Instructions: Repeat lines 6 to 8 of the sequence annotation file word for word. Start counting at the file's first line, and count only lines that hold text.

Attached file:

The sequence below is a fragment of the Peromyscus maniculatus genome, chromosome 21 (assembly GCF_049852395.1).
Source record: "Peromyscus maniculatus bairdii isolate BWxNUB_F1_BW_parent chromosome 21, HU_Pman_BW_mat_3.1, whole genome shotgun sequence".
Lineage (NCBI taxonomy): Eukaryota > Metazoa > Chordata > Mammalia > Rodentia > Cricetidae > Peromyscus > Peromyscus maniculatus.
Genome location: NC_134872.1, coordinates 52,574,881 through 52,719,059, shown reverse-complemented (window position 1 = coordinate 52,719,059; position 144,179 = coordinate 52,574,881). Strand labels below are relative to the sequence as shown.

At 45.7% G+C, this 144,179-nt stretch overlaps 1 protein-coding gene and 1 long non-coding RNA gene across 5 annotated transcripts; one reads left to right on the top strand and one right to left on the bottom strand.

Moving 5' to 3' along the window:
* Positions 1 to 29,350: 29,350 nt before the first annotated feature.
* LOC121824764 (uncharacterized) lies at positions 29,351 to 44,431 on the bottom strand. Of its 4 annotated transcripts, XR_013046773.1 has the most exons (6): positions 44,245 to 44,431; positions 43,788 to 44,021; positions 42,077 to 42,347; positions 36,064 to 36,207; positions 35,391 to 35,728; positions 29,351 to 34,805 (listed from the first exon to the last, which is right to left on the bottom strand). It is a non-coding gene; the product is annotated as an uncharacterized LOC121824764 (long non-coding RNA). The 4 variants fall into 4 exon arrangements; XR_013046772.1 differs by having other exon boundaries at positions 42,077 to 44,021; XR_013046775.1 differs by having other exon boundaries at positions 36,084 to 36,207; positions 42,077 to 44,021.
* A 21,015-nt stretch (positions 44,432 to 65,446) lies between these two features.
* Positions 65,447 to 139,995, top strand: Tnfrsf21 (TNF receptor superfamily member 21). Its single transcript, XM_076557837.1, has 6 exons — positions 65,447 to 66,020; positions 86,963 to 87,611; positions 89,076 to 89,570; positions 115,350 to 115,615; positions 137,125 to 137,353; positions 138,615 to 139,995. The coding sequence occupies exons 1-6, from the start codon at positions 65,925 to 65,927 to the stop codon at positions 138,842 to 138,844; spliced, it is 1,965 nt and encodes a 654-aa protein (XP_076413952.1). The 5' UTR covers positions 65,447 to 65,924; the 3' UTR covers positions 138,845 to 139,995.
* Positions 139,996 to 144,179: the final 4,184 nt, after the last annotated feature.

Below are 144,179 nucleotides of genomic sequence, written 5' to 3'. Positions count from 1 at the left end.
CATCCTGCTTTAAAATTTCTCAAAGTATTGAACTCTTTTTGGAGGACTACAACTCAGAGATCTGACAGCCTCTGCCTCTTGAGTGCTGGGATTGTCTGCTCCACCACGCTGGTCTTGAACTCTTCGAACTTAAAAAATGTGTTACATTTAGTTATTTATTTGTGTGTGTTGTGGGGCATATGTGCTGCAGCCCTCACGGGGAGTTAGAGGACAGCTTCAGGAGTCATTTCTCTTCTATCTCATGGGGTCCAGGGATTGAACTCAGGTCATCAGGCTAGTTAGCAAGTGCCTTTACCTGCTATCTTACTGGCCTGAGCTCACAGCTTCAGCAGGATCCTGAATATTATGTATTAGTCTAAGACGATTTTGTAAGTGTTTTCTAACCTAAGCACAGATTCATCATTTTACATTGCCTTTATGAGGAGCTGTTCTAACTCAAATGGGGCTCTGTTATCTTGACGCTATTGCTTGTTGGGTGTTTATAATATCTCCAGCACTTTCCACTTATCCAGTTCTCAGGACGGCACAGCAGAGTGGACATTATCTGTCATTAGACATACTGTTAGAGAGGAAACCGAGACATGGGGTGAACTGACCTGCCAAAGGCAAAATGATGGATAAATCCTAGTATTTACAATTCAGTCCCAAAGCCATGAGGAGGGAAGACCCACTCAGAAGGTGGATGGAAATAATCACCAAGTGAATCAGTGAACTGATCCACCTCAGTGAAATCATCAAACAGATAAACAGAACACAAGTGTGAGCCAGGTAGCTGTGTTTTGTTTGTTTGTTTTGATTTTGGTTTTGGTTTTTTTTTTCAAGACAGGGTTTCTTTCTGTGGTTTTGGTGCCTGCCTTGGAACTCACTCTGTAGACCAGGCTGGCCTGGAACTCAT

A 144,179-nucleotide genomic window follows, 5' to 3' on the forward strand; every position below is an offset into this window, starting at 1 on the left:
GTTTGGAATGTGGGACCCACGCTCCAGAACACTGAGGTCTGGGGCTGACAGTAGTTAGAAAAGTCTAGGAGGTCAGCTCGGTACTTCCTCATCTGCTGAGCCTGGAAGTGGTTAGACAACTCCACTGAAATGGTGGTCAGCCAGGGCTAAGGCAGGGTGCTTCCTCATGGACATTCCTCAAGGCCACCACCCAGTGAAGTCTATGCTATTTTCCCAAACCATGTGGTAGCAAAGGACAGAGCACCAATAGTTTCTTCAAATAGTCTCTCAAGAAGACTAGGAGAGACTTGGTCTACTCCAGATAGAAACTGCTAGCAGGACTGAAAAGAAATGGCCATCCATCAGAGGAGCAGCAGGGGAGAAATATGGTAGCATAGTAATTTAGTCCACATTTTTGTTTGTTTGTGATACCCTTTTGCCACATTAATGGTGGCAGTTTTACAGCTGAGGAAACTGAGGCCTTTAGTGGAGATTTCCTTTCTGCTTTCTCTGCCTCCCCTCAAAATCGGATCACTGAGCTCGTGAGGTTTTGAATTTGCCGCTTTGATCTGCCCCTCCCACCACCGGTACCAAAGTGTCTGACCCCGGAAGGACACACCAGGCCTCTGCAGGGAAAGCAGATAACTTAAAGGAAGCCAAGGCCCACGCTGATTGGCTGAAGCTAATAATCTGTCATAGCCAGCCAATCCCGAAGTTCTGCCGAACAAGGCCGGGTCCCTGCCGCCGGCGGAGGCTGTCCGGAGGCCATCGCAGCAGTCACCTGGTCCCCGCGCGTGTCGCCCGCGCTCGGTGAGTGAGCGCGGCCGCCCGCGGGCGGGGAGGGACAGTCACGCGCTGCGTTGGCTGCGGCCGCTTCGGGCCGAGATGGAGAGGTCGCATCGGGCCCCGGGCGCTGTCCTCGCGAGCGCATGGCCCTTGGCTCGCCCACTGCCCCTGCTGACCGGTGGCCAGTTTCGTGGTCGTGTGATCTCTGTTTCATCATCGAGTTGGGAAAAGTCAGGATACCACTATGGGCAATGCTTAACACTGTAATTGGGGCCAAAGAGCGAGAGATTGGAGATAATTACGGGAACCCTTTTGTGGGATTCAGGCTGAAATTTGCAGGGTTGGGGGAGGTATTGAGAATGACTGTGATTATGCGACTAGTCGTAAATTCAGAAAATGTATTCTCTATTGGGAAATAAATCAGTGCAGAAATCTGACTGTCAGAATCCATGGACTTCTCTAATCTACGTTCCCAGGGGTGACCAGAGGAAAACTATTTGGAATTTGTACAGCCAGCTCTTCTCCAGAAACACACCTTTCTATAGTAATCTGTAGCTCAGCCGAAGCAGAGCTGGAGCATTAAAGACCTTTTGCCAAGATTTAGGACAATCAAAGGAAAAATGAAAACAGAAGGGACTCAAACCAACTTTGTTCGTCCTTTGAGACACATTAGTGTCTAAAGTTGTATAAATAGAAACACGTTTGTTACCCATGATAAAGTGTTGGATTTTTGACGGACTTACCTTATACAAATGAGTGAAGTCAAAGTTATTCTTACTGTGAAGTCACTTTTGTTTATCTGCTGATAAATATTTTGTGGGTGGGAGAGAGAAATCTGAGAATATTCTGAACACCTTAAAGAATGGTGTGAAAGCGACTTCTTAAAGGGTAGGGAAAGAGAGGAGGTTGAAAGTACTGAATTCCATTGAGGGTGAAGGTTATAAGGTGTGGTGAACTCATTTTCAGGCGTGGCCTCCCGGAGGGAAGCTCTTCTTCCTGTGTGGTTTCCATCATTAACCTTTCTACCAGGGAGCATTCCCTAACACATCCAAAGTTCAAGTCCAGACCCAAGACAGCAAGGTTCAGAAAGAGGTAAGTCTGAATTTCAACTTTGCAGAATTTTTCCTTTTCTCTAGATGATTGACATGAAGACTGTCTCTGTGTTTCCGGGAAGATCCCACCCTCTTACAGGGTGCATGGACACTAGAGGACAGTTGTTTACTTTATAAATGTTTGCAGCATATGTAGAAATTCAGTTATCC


Moving 5' to 3' along the window:
* Positions 1 to 29,350: 29,350 nt before the first annotated feature.
* LOC121824764 (uncharacterized) lies at positions 29,351 to 44,431 on the bottom strand. Of its 4 annotated transcripts, XR_013046773.1 has the most exons (6): positions 44,245 to 44,431; positions 43,788 to 44,021; positions 42,077 to 42,347; positions 36,064 to 36,207; positions 35,391 to 35,728; positions 29,351 to 34,805 (listed from the first exon to the last, which is right to left on the bottom strand). It is a non-coding gene; the product is annotated as an uncharacterized LOC121824764 (long non-coding RNA). The 4 variants fall into 4 exon arrangements; XR_013046772.1 differs by having other exon boundaries at positions 42,077 to 44,021; XR_013046775.1 differs by having other exon boundaries at positions 36,084 to 36,207; positions 42,077 to 44,021.